Obama: Time for Congress to Raise the Minimum Wage

Your News Companion by Ben Mathis-Lilley
Feb. 22 2014 11:21 AM

Obama: Time for Congress to Raise the Minimum Wage

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President Obama called on Congress to "give America a raise"

Photo by Andrew Harrer-Pool/Getty Images

Saturday’s weekly addresses gave a brief glimpse of how each party will try to win over voters ahead of the midterm elections. First, President Obama doubled down on his call for a minimum wage hike, dedicating his weekly address to the issue for a second week in a row. How did Republicans respond? By harping on Obamacare.

Obama once again said that Congress needs to pass legislation to increase the national minimum wage to $10.10 from $7.25. “Because even though our economy is growing, and our businesses have created about eight and a half million new jobs over the past four years, average wages have barely budged,” Obama said. Raising the minimum wage was a key issue in Obama’s State of the Union address, recalls the Hill. Even though big business groups have come out against the minimum wage increase, even releasing an ad that claims it will kill jobs (see below), Obama praised the Gap for raising wages.

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“Raising Americans’ wages isn’t just a good deed,” Obama said, “it’s good business and good for our economy. It helps reduce turnover, it boosts productivity, and it gives folks some more money to spend at local businesses.”

The address came after a week in which the issue of increasing the minimum wage took center stage, particularly after the Congressional Budget Office came out with a report claiming that an increase to $10.10 would decrease employment by around 500,000 workers. On Friday, Obama met with Democratic governors, who expressed support for his efforts to hike the minimum wage, noting it would be particularly beneficial to women, reports Time.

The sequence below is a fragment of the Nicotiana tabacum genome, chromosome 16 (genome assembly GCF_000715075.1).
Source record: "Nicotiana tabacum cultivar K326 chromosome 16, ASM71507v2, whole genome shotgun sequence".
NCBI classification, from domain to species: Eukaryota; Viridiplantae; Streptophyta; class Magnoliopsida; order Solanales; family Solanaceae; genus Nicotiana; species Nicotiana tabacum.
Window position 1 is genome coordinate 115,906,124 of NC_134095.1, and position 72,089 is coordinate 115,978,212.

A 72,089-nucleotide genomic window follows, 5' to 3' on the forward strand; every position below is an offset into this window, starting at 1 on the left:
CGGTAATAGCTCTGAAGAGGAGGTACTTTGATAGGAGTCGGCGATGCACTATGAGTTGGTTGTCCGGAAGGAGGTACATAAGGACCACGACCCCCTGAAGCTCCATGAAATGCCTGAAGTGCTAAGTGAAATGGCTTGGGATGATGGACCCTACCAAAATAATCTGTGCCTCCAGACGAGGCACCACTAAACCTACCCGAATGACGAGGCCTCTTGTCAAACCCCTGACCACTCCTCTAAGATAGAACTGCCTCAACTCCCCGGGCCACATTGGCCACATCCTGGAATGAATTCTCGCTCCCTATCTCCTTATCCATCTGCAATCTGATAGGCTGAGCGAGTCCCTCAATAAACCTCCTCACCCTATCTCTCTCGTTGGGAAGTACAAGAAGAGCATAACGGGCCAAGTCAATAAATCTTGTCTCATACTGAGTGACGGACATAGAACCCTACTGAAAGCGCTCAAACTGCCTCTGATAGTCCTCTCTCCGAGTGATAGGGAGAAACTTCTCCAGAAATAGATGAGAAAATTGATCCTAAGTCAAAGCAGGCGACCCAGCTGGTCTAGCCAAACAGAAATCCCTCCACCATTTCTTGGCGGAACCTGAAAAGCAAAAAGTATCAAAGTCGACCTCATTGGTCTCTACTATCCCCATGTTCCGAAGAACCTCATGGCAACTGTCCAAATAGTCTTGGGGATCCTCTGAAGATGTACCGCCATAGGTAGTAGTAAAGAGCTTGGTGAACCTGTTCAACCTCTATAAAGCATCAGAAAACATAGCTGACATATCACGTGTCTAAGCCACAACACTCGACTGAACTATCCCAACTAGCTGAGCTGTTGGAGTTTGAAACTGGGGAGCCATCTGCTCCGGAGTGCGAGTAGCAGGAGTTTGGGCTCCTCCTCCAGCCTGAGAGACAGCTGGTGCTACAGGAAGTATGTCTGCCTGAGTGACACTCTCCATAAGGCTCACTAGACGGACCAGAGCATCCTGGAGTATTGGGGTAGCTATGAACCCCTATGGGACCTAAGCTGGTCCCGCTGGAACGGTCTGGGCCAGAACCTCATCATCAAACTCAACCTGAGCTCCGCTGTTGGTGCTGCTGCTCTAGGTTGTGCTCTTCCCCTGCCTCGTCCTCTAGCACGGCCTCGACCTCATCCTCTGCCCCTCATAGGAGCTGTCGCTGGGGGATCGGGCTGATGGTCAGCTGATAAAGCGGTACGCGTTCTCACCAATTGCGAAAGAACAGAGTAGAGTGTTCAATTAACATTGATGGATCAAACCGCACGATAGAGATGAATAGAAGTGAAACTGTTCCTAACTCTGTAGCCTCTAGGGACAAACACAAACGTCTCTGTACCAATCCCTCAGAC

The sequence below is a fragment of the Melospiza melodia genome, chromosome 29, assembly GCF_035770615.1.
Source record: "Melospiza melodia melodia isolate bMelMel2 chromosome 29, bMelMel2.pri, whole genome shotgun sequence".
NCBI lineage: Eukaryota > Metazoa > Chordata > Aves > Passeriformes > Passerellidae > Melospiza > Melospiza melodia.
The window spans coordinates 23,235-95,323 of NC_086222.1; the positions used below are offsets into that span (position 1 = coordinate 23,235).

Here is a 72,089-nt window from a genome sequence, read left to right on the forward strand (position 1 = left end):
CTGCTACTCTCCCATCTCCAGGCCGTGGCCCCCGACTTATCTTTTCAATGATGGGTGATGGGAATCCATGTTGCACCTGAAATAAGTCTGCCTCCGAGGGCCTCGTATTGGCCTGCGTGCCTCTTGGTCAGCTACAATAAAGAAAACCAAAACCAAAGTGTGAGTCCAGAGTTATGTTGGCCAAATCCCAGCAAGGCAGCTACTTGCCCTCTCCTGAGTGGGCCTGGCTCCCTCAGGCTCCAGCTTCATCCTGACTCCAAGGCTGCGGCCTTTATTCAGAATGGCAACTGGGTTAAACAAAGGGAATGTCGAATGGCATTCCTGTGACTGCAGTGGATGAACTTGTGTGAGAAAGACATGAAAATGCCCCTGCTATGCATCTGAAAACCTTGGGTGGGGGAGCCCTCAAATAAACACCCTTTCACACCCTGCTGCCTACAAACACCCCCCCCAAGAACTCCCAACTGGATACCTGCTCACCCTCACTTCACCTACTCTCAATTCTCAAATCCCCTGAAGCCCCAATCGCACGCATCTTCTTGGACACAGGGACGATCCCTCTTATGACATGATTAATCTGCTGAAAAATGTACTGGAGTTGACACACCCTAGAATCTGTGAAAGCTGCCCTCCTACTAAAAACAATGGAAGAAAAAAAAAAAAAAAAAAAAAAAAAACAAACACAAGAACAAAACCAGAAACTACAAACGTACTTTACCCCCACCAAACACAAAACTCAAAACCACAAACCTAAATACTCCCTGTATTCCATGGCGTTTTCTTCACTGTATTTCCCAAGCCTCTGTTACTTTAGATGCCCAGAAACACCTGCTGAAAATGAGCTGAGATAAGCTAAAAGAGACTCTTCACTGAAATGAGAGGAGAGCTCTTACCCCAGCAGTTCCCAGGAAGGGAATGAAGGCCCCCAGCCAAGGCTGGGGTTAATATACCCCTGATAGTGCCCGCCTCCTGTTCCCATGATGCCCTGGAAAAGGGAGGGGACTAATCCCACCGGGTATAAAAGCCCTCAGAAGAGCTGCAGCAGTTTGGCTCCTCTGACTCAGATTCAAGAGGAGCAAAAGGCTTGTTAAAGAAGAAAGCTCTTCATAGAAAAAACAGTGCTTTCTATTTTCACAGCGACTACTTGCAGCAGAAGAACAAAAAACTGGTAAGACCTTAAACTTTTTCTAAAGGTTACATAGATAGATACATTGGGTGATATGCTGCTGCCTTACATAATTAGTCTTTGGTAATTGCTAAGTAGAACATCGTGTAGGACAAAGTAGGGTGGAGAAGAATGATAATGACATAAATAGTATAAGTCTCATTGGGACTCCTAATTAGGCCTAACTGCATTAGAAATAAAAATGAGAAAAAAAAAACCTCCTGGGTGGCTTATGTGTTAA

Meanwhile, Republicans would rather continue talking about Obamacare. A freshman House Republican delivered the party's weekly address Saturday to say that the health care law is placing an “immoral burden” on future generations.

“President Obama’s policies spend too much money – they’ve irresponsibly added trillions of dollars to our national debt," Rep. Tom Cotton said, according to the Hill. "The debt slows economic growth today and it places an immoral burden on our kids and grandkids." This came a week after Rep. Tom Rooney used the GOP weekly address to “call attention to the devastating impact that Obamacare is having on seniors in Florida and across the country.”

Daniel Politi has been contributing to Slate since 2004 and wrote the "Today's Papers" column from 2006 to 2009. You can follow him on Twitter @dpoliti.

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